One person who was conscious of this was Dominic Cummings, special adviser to Johnson at the time when the General Election manifesto was drawn up and while the plans for the HRA review were presumably being concocted.

In 2018, Cummings wrote: “If I get involved in politics again, a referendum on the ECHR should be high on the agenda — and bear in mind most people probably think we’re already leaving it because of the 2016 referendum, so imagine how mad they’ll be when they realise we’re still in it.”

Imagine. It’s almost as if the right had been contriving all along to get people mad about just that. It is a very odd feature of political discourse in the UK that many people do, in fact, seem to be very upset about the idea of human rights. Odd in the sense that it’s self-defeating, because even if you’re operating based on pure self-interest, undermining human rights protections puts us all at risk.

And yet, entirely understandable when you consider the daily diet of “human rights gone too far” served by the tabloid press, Tories and Ukippers who have sought to make “rights” sound like something that belongs to someone else and never you. The immigrants. The criminals. The minorities. The scroungers, and everyone else who’s just looking to take advantage of the system. Everyone other than hard-working, ordinary, British people.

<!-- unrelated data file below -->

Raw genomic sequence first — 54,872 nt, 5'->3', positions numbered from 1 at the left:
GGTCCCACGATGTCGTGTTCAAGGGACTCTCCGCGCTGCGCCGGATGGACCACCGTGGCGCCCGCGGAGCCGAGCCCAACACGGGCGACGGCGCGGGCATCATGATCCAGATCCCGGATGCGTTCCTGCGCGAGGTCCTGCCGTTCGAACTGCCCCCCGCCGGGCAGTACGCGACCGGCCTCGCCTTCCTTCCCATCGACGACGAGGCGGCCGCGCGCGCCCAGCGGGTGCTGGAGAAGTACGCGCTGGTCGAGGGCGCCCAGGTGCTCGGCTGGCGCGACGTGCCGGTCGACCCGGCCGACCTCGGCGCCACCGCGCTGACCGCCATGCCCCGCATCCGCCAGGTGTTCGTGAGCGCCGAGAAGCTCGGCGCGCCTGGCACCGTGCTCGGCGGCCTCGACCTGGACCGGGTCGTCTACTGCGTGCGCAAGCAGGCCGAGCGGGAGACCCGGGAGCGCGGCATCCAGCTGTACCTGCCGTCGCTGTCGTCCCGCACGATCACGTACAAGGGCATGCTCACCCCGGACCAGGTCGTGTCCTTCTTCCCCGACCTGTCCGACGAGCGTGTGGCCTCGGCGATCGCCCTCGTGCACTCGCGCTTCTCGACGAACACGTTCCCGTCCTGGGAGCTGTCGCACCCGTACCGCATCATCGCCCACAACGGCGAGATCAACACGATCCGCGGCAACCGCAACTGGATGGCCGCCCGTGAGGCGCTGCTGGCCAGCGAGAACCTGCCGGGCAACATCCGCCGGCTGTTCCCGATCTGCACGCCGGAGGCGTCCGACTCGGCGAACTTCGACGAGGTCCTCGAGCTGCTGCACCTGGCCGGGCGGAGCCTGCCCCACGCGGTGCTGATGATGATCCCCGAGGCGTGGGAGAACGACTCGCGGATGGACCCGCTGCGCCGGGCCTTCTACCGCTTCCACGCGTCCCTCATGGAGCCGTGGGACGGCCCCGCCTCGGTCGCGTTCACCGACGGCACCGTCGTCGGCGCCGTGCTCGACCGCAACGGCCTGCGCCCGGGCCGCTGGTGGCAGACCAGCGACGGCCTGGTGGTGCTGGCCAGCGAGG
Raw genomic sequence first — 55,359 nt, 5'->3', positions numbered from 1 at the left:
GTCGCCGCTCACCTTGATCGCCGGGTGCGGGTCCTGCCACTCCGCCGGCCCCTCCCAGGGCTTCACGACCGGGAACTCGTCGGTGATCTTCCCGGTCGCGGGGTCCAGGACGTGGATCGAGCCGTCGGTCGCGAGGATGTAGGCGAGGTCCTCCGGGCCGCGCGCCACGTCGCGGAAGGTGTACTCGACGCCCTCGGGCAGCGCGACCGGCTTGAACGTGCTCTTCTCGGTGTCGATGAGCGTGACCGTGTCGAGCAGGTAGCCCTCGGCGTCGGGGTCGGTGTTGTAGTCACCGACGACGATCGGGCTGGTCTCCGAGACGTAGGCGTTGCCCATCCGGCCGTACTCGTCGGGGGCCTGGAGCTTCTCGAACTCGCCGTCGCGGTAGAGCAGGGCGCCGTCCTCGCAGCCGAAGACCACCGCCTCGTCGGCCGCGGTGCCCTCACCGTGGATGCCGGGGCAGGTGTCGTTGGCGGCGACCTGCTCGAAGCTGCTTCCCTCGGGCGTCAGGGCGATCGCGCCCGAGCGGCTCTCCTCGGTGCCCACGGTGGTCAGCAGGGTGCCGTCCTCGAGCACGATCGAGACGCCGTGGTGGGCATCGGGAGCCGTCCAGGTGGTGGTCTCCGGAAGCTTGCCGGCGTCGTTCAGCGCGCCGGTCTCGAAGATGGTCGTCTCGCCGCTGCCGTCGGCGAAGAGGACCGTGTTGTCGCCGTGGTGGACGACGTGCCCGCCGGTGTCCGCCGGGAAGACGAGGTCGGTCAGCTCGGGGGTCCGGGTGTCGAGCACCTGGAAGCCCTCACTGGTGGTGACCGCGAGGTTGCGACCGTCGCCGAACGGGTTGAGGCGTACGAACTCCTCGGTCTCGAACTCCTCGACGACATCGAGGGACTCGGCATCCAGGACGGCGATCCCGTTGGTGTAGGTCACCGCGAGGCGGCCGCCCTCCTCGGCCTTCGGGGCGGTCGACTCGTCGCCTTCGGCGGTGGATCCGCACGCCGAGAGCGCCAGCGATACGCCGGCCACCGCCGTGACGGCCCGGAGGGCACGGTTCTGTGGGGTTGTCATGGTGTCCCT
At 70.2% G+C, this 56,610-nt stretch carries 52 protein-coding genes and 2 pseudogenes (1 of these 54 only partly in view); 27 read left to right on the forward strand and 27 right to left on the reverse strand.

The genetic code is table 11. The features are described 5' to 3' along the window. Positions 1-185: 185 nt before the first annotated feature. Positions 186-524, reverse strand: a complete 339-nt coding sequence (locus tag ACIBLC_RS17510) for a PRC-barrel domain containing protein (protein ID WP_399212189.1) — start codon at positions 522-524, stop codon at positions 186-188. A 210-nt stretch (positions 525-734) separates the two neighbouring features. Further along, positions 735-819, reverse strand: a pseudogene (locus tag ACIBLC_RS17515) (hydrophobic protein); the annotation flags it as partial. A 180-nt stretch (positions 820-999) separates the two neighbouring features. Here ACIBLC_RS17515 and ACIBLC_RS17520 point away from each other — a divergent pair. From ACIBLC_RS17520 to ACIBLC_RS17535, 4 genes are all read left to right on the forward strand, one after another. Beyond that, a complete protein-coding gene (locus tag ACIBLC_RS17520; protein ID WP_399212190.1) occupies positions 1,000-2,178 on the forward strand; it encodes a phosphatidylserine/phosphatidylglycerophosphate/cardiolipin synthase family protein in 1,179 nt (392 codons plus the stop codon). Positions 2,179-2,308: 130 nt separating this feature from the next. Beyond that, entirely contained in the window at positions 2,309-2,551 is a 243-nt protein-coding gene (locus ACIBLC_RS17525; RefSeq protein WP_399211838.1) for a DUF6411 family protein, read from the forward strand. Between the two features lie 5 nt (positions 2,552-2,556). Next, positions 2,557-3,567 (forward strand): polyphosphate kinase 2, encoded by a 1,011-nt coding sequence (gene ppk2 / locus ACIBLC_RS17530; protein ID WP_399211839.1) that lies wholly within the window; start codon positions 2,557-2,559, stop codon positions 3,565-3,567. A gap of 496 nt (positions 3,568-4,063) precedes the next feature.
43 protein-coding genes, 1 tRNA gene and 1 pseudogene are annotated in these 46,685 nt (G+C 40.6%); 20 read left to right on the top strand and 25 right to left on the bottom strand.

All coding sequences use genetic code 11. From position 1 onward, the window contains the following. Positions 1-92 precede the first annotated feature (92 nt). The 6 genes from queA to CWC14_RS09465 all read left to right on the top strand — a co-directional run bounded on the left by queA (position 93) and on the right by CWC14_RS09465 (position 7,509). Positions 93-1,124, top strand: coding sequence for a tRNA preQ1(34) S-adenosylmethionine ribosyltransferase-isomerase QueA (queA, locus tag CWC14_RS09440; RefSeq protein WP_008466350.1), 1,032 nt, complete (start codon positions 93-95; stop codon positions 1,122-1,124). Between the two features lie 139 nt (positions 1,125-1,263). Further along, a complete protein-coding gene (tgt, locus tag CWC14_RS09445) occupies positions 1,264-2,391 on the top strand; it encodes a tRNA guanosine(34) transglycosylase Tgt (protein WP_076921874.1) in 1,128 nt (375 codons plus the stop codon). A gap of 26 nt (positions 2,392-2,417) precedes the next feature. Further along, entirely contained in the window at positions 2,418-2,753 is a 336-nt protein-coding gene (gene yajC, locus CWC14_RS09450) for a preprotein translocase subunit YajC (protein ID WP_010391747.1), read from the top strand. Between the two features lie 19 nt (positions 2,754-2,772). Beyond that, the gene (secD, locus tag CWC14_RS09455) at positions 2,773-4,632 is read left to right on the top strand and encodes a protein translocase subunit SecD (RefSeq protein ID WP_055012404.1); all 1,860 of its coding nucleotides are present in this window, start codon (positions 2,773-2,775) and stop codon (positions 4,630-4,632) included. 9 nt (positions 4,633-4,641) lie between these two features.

This was a mentality which former Prime Minister David Cameron helped to cultivate, with his claims that he felt “physically sick” at the thought of prisoners voting after the European Court of Human Rights ruled that the UK’s blanket ban was in breach of the convention. This was part of the reason he vowed to replace the Human Rights Act with a Bill of Rights, even though this wouldn’t remove the UK Government’s international obligations. Of course, he also supported remaining part of the EU, largely due to the economic benefits, in the knowledge that the EU requires members to adhere to the convention.